Since I arrived for my first day of work on Capitol Hill as a House Page in the summer of 1980, I have heard many people make the argument that Congress – and the political system in the United States – is becoming more and more polarized, and that the partisanship now is the worst it has ever been in U.S. history.
But after spending many years in the halls of Congress, and a lot of time reading through old debates, biographies of Presidents and various historical accounts of the Congress, I’m not so sure that is true.
If you look at the history of this nation, we have always had strong political divides – especially at the time of the Revolutionary War and the Declaration of Independence, then on into and through the 19th and 20th centuries.
Sometimes it does get ugly in Washington, D.C; most of the time though, we simply forgot about how ugly it was in the past.
For example, on February 5, 1858 – 155 years ago today – the political scene in the House of Representatives suddenly turned from a parliamentary battle into a real brawl involving multiple members of the Congress.
The signs of trouble had been brewing all through that day, as members first squabbled over an election challenge from Illinois, bickering over repeated motions to adjourn and various parliamentary efforts to prevent the day’s business from moving ahead.
If you think the Congress wastes time today on filibuster threats in the Senate, you haven’t waded into the debates of the 1850s, when the House was routinely twisted into parliamentary knots.
Bubbling beneath the surface were North-South tensions over slavery that would soon lead to the Civil War; at this time in 1858, Congress was battling over the pro-slavery Constitution in the state of Kansas.
You might remember the term, “Bleeding Kansas.”
On this day, debate on the House floor stretched well into the night, and things had become so nettlesome on the floor that a vote was forced to simply excuse a lawmaker – who “left the House at midnight quite ill” – from having to return to the House chamber.
After that vote was finished, Rep. John Quitman, a Mississippi Democrat, took the floor, trying to find a way forward, urging various lawmakers to withdraw a series of parliamentary motions so work could go on in the House.
Suddenly, the House floor took on the flavor of WWE, as one lawmaker grabbed another by the throat, and then a larger fight erupted. This was the description in the Congressional Globe.
“At this moment, a violent personal altercation commenced in the aisle at the right of the Speaker’s chair, between Mr. Keitt and Mr. Grow. In an instant the House was in the greatest possible confusion. Members in every part of the Hall rushed over to the scene of the conflict, and several members seemed to participate in it.
“The Sergeant-at-Arms, bearing the mace of the House, was at once in the midst of the combatants; and after some minutes, with the most energetic efforts on the part of the Speaker, succeeded in partially restoring order.”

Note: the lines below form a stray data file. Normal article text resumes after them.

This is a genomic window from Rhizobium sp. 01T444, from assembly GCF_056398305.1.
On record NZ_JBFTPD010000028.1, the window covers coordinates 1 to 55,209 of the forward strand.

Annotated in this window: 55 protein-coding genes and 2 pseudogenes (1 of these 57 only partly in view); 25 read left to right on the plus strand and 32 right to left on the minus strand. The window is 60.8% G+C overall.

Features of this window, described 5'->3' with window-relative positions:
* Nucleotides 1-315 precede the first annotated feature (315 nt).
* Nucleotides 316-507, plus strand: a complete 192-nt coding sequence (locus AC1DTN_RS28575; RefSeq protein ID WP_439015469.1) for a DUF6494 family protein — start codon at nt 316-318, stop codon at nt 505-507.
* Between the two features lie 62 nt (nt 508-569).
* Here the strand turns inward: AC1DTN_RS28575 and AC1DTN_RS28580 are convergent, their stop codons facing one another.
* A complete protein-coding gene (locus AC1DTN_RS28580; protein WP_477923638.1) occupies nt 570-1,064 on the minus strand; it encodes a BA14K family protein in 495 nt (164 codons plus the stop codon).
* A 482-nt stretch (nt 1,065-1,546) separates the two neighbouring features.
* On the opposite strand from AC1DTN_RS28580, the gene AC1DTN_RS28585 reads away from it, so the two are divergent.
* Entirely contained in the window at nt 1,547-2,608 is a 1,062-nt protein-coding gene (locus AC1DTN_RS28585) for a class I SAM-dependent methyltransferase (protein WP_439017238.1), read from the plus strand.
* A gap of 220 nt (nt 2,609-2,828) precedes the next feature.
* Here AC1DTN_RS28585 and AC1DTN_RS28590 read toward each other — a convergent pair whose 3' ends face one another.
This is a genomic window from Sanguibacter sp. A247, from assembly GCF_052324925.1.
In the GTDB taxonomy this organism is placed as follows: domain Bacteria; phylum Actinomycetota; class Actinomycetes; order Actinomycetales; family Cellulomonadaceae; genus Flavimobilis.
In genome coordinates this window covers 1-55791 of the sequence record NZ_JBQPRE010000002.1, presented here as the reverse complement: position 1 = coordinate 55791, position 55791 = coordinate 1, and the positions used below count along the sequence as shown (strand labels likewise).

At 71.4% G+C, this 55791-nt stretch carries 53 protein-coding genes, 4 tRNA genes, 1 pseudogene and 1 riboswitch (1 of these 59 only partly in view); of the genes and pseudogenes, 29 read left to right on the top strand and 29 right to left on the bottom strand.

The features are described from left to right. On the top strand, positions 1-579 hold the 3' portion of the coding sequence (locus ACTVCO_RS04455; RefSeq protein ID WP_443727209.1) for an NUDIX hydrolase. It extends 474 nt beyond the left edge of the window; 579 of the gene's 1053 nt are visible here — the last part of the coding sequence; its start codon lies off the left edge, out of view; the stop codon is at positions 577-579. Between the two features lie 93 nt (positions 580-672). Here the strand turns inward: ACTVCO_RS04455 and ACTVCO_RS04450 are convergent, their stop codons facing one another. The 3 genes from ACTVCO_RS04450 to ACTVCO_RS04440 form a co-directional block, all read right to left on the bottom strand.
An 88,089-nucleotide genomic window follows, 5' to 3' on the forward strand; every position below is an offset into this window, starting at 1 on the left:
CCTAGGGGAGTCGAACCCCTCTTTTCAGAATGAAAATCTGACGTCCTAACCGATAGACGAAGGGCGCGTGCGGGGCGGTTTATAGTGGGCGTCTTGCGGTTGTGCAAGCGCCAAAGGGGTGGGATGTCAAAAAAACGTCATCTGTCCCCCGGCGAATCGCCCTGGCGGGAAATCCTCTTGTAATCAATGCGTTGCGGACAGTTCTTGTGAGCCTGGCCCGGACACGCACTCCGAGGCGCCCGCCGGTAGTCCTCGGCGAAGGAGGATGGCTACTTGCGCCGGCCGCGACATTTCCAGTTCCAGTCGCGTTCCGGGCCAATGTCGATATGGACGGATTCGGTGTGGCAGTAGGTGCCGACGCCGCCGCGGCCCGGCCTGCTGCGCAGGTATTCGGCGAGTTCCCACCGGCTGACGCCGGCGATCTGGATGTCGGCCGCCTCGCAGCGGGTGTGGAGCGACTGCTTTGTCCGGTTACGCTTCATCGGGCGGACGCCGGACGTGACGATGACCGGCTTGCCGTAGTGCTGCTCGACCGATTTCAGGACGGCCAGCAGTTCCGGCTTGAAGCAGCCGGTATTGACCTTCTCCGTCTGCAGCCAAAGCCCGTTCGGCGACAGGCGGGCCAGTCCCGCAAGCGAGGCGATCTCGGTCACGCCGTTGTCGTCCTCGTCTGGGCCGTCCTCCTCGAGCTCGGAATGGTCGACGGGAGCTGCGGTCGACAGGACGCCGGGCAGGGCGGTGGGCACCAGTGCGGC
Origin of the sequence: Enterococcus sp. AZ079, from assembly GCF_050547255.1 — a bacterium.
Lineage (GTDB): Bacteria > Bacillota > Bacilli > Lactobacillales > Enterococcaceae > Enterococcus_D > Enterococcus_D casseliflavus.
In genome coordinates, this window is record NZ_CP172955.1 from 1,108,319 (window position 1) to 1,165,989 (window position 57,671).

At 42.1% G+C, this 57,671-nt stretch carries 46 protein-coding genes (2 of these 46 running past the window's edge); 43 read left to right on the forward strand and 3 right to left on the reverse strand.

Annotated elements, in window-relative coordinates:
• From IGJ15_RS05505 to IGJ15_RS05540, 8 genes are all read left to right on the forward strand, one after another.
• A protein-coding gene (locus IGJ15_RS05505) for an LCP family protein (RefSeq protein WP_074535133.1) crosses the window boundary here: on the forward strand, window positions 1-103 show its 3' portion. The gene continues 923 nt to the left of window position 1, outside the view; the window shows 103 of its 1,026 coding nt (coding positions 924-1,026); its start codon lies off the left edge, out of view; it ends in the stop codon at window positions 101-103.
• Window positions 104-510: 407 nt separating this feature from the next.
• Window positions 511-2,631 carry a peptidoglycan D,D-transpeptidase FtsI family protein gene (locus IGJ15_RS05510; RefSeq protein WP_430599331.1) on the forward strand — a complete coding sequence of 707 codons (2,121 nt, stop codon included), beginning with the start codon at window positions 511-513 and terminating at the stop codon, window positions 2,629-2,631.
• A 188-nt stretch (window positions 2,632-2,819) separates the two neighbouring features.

It wasn’t hard to understand the origins of this brawl – what would soon become the War Between the States.
The actual fight was between Rep. Galusha Grow of Pennsylvania and Rep. Laurence Keitt of South Carolina; two years earlier, Keitt had drawn his pistol on the Senate floor to stop anyone from coming to the aid of Sen. Charles Sumner of Massachusetts as Rep. Preston Brooks of South Carolina viciously beat Sumner with a cane.
Keitt was censured by the House; he resigned his seat, and then was returned by the voters back home soon after. He would die at the Battle of Cold Harbor in 1864 in Virginia.
On this occasion, Keitt had yelled at Grow for walking over to the Democratic side of the House chamber, calling him a “black Republican puppy.” Grow returned a verbal barb and the brawl ensued.
As recounted by the U.S. House historian, at one point, two northern members grabbed Rep. William Barksdale of Mississippi during the brawl and ripped his hairpiece off.
“I’ve scalped him,” yelled one, as the “melee dissolved into a chorus of laughs and jeers” when Barksdale hastily put his wig on backwards.
After order was restored, the parliamentary wrangling continued for several more hours amid efforts to force the House to adjourn, which was resisted by the Speaker, but backed by others.
“When this House adjourns, let it be to meet no more,” thundered Rep. Martin Crawford of Georgia, who would later serve in the Confederate Congress and in the Third Georgia Calvalry Regiment in the Civil War.
Speaker James Orr of South Carolina – who would also go on to serve in the Confederate Army and legislature – repeatedly appealed for calm, threatening to arrest those “who are acting in contempt of the authority of the House.”
That admonition was followed by shouts of “Order! Order!” and what the Globe characterized as the “disorder which followed.”
It took until 6:25 a.m. to finally adjourn the House on that legislative day, just part of the unsettled political scene in the United States Congress over slavery and states’ rights.
In recent years, we’ve had a few spats on the floor of the House, a couple of lawmakers who may have tried to “adjust the tie” of another member, but not a full-fledged brawl in the Congress.
My rule of thumb is simple – when someone tells me that something is the “worst ever” about the Congress – I’m usually a bit skeptical about such claims, reasoning that we can find an example of something like it in the past.
February 5, 1858 was indeed a different time.